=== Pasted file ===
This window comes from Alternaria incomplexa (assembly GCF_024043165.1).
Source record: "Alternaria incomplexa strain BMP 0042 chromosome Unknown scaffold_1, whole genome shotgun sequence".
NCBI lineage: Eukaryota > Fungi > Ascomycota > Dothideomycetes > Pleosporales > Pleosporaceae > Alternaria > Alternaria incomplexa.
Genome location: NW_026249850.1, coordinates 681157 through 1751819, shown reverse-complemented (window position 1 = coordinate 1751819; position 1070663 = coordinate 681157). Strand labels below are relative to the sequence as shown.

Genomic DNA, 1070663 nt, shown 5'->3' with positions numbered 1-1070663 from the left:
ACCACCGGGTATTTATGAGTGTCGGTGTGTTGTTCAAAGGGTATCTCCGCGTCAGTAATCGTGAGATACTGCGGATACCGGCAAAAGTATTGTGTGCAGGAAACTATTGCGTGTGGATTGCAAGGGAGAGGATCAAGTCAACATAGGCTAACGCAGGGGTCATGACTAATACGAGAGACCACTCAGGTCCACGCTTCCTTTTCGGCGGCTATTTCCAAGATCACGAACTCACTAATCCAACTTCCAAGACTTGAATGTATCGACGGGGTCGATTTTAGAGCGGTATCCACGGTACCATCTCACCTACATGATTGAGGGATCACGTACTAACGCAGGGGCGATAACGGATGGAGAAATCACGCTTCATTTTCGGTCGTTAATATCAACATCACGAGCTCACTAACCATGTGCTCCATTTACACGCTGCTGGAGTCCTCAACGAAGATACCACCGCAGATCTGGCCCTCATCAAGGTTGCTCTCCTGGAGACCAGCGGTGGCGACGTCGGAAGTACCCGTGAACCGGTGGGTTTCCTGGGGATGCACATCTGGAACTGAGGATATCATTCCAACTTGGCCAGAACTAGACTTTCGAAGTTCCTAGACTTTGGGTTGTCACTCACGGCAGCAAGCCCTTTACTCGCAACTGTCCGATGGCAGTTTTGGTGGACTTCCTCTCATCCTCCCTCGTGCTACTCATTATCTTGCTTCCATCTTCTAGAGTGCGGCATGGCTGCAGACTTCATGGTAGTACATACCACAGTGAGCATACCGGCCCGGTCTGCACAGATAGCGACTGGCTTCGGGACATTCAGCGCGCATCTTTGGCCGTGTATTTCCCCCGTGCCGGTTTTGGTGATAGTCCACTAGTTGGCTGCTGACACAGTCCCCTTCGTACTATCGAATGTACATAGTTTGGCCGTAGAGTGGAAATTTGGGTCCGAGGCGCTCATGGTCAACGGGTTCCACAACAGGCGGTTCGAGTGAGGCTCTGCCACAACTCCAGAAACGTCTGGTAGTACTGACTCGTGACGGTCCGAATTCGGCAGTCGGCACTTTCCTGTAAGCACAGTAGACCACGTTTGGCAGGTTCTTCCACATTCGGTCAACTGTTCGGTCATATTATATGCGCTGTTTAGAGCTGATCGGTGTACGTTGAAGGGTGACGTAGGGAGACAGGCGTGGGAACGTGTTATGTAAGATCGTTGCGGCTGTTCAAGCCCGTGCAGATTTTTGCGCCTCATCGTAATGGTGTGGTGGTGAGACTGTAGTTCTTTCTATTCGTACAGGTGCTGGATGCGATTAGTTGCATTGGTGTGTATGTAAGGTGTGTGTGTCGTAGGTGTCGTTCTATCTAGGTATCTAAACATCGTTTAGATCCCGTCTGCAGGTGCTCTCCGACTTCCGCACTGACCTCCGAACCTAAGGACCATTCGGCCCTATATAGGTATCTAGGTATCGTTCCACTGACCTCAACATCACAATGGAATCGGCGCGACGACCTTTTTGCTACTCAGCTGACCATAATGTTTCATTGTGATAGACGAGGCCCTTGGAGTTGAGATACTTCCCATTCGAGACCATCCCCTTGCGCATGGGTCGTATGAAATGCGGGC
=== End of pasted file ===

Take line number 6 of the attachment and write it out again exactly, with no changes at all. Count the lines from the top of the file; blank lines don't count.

ACCACCGGGTATTTATGAGTGTCGGTGTGTTGTTCAAAGGGTATCTCCGCGTCAGTAATCGTGAGATACTGCGGATACCGGCAAAAGTATTGTGTGCAGGAAACTATTGCGTGTGGATTGCAAGGGAGAGGATCAAGTCAACATAGGCTAACGCAGGGGTCATGACTAATACGAGAGACCACTCAGGTCCACGCTTCCTTTTCGGCGGCTATTTCCAAGATCACGAACTCACTAATCCAACTTCCAAGACTTGAATGTATCGACGGGGTCGATTTTAGAGCGGTATCCACGGTACCATCTCACCTACATGATTGAGGGATCACGTACTAACGCAGGGGCGATAACGGATGGAGAAATCACGCTTCATTTTCGGTCGTTAATATCAACATCACGAGCTCACTAACCATGTGCTCCATTTACACGCTGCTGGAGTCCTCAACGAAGATACCACCGCAGATCTGGCCCTCATCAAGGTTGCTCTCCTGGAGACCAGCGGTGGCGACGTCGGAAGTACCCGTGAACCGGTGGGTTTCCTGGGGATGCACATCTGGAACTGAGGATATCATTCCAACTTGGCCAGAACTAGACTTTCGAAGTTCCTAGACTTTGGGTTGTCACTCACGGCAGCAAGCCCTTTACTCGCAACTGTCCGATGGCAGTTTTGGTGGACTTCCTCTCATCCTCCCTCGTGCTACTCATTATCTTGCTTCCATCTTCTAGAGTGCGGCATGGCTGCAGACTTCATGGTAGTACATACCACAGTGAGCATACCGGCCCGGTCTGCACAGATAGCGACTGGCTTCGGGACATTCAGCGCGCATCTTTGGCCGTGTATTTCCCCCGTGCCGGTTTTGGTGATAGTCCACTAGTTGGCTGCTGACACAGTCCCCTTCGTACTATCGAATGTACATAGTTTGGCCGTAGAGTGGAAATTTGGGTCCGAGGCGCTCATGGTCAACGGGTTCCACAACAGGCGGTTCGAGTGAGGCTCTGCCACAACTCCAGAAACGTCTGGTAGTACTGACTCGTGACGGTCCGAATTCGGCAGTCGGCACTTTCCTGTAAGCACAGTAGACCACGTTTGGCAGGTTCTTCCACATTCGGTCAACTGTTCGGTCATATTATATGCGCTGTTTAGAGCTGATCGGTGTACGTTGAAGGGTGACGTAGGGAGACAGGCGTGGGAACGTGTTATGTAAGATCGTTGCGGCTGTTCAAGCCCGTGCAGATTTTTGCGCCTCATCGTAATGGTGTGGTGGTGAGACTGTAGTTCTTTCTATTCGTACAGGTGCTGGATGCGATTAGTTGCATTGGTGTGTATGTAAGGTGTGTGTGTCGTAGGTGTCGTTCTATCTAGGTATCTAAACATCGTTTAGATCCCGTCTGCAGGTGCTCTCCGACTTCCGCACTGACCTCCGAACCTAAGGACCATTCGGCCCTATATAGGTATCTAGGTATCGTTCCACTGACCTCAACATCACAATGGAATCGGCGCGACGACCTTTTTGCTACTCAGCTGACCATAATGTTTCATTGTGATAGACGAGGCCCTTGGAGTTGAGATACTTCCCATTCGAGACCATCCCCTTGCGCATGGGTCGTATGAAATGCGGGC